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Todd Harrison on children learning of freedom of speech and the Constitution

Todd Harrison

Todd Harrison

It was Saturday night in Southampton; after spending the day in NYC, my fiancee and I arrived home to our sleepy twins around 9 p.m.

Rather than usher them to bed as expected, we took them for ice cream. It was a popular move; one of those patented memories that will help define the summer.

We arrived in town and strolled toward Carvel. We noticed a crowd gathered in front of JPMorgan Chase. Police stood guard as a handful of individuals held banners denouncing wealth. One of the signs read, "Enjoy your riches while the rest of us suffer."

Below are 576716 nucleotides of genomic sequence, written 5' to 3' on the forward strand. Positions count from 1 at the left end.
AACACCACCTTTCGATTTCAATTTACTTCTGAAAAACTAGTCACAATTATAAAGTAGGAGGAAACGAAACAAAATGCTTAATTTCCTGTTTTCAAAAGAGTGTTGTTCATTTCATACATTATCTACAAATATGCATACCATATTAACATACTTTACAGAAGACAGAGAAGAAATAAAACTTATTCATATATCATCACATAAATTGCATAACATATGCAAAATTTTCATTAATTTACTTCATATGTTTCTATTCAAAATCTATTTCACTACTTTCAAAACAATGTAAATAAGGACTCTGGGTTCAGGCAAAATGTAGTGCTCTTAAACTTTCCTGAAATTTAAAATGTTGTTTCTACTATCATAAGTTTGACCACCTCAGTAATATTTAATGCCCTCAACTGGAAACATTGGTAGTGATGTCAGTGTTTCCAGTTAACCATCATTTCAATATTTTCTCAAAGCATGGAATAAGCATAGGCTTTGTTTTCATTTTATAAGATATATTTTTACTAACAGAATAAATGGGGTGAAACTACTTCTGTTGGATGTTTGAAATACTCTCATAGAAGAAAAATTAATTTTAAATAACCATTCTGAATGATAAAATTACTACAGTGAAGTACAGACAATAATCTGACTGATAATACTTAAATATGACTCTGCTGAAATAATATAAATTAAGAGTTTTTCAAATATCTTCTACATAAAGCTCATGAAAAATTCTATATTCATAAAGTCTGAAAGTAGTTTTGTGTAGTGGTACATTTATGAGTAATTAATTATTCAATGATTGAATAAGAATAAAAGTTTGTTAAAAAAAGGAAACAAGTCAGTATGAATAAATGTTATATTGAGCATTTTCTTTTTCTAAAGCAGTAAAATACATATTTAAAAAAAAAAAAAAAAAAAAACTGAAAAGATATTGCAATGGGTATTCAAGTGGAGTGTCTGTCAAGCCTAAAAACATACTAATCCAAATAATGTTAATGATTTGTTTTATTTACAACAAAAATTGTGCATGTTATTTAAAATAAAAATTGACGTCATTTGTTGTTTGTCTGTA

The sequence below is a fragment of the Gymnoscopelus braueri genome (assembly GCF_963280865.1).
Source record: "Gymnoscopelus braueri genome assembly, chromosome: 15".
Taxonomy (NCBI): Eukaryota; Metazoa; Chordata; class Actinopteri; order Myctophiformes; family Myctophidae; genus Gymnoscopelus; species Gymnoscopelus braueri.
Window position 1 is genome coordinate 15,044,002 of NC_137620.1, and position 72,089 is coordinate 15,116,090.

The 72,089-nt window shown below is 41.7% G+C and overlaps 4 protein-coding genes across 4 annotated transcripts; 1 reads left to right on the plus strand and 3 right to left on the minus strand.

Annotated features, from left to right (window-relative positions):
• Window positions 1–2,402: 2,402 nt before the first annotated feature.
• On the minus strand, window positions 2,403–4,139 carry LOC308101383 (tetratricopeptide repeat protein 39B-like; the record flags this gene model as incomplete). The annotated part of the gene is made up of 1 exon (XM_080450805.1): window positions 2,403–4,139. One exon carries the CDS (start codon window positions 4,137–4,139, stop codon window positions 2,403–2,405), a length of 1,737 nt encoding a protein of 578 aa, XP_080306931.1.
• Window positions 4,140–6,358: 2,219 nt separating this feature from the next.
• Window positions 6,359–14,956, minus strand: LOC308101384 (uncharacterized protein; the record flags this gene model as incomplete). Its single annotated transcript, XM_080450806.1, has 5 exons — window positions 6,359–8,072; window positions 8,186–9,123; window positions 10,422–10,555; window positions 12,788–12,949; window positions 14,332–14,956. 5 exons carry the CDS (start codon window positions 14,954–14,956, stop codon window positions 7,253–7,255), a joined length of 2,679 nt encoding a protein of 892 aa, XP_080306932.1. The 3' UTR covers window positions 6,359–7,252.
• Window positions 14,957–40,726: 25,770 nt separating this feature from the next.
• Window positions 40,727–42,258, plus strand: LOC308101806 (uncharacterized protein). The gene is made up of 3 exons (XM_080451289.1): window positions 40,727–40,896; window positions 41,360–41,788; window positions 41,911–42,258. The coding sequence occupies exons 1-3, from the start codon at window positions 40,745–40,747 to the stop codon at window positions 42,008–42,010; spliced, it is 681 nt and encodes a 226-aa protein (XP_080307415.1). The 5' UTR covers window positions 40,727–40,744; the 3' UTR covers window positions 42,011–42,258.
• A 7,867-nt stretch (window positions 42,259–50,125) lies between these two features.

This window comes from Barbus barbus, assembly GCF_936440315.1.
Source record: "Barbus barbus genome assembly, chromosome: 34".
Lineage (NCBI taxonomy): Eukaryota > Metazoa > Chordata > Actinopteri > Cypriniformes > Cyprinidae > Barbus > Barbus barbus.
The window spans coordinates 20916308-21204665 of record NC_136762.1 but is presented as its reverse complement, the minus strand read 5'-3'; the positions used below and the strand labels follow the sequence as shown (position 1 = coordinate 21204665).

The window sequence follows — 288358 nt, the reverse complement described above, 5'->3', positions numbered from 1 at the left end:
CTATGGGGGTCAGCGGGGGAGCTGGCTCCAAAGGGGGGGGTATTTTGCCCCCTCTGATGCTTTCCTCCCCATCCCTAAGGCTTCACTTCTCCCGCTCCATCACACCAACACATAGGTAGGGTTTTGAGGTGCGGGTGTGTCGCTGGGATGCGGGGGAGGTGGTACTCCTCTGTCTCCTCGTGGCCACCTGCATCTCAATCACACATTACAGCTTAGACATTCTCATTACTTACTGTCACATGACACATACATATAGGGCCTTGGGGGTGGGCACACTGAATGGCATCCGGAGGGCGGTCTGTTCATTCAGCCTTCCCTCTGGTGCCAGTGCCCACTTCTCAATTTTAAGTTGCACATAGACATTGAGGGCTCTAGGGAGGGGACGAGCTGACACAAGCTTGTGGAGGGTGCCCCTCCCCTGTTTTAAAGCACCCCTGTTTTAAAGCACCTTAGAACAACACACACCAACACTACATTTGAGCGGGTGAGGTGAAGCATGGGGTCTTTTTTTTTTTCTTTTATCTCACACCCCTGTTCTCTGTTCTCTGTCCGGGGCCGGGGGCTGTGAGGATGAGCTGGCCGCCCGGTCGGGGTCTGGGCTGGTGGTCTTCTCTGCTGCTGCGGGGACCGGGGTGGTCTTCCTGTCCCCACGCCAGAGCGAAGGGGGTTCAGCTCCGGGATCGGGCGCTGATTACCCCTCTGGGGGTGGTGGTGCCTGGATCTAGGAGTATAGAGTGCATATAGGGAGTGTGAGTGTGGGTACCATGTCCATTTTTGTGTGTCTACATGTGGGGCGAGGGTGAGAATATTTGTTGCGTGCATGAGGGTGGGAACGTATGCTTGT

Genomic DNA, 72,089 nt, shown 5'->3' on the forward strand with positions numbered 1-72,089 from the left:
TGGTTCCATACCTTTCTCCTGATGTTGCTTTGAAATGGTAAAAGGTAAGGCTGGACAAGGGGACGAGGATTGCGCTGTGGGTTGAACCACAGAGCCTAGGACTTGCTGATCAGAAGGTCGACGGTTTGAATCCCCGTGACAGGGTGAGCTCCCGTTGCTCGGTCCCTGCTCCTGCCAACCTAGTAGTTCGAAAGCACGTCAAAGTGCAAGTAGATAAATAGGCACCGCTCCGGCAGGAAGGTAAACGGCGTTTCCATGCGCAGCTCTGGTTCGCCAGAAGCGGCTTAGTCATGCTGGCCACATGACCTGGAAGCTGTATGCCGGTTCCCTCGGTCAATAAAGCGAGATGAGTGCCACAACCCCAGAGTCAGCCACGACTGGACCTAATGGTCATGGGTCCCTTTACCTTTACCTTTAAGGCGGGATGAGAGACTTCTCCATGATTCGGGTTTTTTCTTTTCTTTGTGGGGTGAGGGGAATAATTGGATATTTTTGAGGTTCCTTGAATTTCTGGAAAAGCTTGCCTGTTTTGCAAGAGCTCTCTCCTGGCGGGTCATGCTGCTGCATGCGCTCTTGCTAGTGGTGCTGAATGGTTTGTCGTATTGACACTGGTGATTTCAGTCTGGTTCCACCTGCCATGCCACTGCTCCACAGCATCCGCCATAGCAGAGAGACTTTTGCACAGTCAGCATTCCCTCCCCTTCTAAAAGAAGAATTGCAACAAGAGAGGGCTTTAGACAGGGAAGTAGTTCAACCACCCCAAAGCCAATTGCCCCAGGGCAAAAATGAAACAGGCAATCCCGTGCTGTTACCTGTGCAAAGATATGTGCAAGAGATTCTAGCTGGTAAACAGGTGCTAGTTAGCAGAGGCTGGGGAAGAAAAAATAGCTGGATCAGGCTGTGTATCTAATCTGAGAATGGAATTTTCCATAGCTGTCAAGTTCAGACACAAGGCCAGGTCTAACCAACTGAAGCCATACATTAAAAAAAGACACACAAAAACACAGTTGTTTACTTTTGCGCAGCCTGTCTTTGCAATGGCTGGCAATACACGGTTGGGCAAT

The twins, 8 1/2 years old, turned to me and I told them they were protesting. I looked down to find them processing the information.

I told them about freedom of speech and the U.S. Constitution.

"I learned about this in school!" said Morgan, the girl. Gavin, deep in thought, said, "So I can say anything I want to people?

I told them that's a matter of manners rather than law. The protesters were peacefully expressing their views.

We approached our car, bringing our stroll to an end as the protesters were approaching us from behind; the kids were visibly nervous. I ushered them into the car as the group walked by, making comments as they passed. I thought about the fragile line that separated us, the chasm of societal inequity and the simple truth that social mood shapes financial markets.


Todd Harrison is founder and CEO of Minyanville. 

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